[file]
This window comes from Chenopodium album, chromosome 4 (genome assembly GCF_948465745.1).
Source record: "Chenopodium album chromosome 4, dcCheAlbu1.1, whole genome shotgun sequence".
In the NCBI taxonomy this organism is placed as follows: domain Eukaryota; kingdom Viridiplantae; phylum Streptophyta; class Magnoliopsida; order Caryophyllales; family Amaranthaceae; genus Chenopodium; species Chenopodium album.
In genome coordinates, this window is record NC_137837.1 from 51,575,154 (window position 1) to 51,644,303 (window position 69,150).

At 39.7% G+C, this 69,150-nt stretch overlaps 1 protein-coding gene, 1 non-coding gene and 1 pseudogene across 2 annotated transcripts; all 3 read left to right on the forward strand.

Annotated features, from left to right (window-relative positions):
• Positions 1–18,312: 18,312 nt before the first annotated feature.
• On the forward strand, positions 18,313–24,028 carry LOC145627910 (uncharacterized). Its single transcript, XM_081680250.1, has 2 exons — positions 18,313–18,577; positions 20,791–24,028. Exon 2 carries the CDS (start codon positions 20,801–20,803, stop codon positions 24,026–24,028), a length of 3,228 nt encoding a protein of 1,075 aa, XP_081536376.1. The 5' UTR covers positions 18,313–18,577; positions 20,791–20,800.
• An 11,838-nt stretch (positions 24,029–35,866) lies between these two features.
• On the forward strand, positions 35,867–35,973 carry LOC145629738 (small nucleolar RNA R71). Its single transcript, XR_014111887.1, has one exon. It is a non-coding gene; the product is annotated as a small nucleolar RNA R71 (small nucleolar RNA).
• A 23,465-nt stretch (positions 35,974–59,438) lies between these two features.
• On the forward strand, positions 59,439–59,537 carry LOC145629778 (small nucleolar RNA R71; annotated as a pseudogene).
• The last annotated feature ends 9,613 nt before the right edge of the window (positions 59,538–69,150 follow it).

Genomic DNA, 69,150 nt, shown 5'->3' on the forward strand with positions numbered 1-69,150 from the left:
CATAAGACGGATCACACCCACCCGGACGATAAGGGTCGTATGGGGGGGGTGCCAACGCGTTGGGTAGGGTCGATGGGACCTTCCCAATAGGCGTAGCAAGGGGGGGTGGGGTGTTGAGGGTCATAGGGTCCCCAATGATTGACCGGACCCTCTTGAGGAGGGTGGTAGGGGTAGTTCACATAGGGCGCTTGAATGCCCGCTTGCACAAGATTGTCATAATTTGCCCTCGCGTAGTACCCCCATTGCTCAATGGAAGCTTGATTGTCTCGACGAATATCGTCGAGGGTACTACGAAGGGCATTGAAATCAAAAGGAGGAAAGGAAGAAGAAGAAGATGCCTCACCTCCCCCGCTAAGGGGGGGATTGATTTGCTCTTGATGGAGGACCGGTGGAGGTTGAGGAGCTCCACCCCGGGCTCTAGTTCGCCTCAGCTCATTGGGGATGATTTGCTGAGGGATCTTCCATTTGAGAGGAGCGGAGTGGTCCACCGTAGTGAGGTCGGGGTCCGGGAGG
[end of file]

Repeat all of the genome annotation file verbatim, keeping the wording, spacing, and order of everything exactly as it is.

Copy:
This window comes from Chenopodium album, chromosome 4 (genome assembly GCF_948465745.1).
Source record: "Chenopodium album chromosome 4, dcCheAlbu1.1, whole genome shotgun sequence".
In the NCBI taxonomy this organism is placed as follows: domain Eukaryota; kingdom Viridiplantae; phylum Streptophyta; class Magnoliopsida; order Caryophyllales; family Amaranthaceae; genus Chenopodium; species Chenopodium album.
In genome coordinates, this window is record NC_137837.1 from 51,575,154 (window position 1) to 51,644,303 (window position 69,150).

At 39.7% G+C, this 69,150-nt stretch overlaps 1 protein-coding gene, 1 non-coding gene and 1 pseudogene across 2 annotated transcripts; all 3 read left to right on the forward strand.

Annotated features, from left to right (window-relative positions):
• Positions 1–18,312: 18,312 nt before the first annotated feature.
• On the forward strand, positions 18,313–24,028 carry LOC145627910 (uncharacterized). Its single transcript, XM_081680250.1, has 2 exons — positions 18,313–18,577; positions 20,791–24,028. Exon 2 carries the CDS (start codon positions 20,801–20,803, stop codon positions 24,026–24,028), a length of 3,228 nt encoding a protein of 1,075 aa, XP_081536376.1. The 5' UTR covers positions 18,313–18,577; positions 20,791–20,800.
• An 11,838-nt stretch (positions 24,029–35,866) lies between these two features.
• On the forward strand, positions 35,867–35,973 carry LOC145629738 (small nucleolar RNA R71). Its single transcript, XR_014111887.1, has one exon. It is a non-coding gene; the product is annotated as a small nucleolar RNA R71 (small nucleolar RNA).
• A 23,465-nt stretch (positions 35,974–59,438) lies between these two features.
• On the forward strand, positions 59,439–59,537 carry LOC145629778 (small nucleolar RNA R71; annotated as a pseudogene).
• The last annotated feature ends 9,613 nt before the right edge of the window (positions 59,538–69,150 follow it).

Genomic DNA, 69,150 nt, shown 5'->3' on the forward strand with positions numbered 1-69,150 from the left:
CATAAGACGGATCACACCCACCCGGACGATAAGGGTCGTATGGGGGGGGTGCCAACGCGTTGGGTAGGGTCGATGGGACCTTCCCAATAGGCGTAGCAAGGGGGGGTGGGGTGTTGAGGGTCATAGGGTCCCCAATGATTGACCGGACCCTCTTGAGGAGGGTGGTAGGGGTAGTTCACATAGGGCGCTTGAATGCCCGCTTGCACAAGATTGTCATAATTTGCCCTCGCGTAGTACCCCCATTGCTCAATGGAAGCTTGATTGTCTCGACGAATATCGTCGAGGGTACTACGAAGGGCATTGAAATCAAAAGGAGGAAAGGAAGAAGAAGAAGATGCCTCACCTCCCCCGCTAAGGGGGGGATTGATTTGCTCTTGATGGAGGACCGGTGGAGGTTGAGGAGCTCCACCCCGGGCTCTAGTTCGCCTCAGCTCATTGGGGATGATTTGCTGAGGGATCTTCCATTTGAGAGGAGCGGAGTGGTCCACCGTAGTGAGGTCGGGGTCCGGGAGG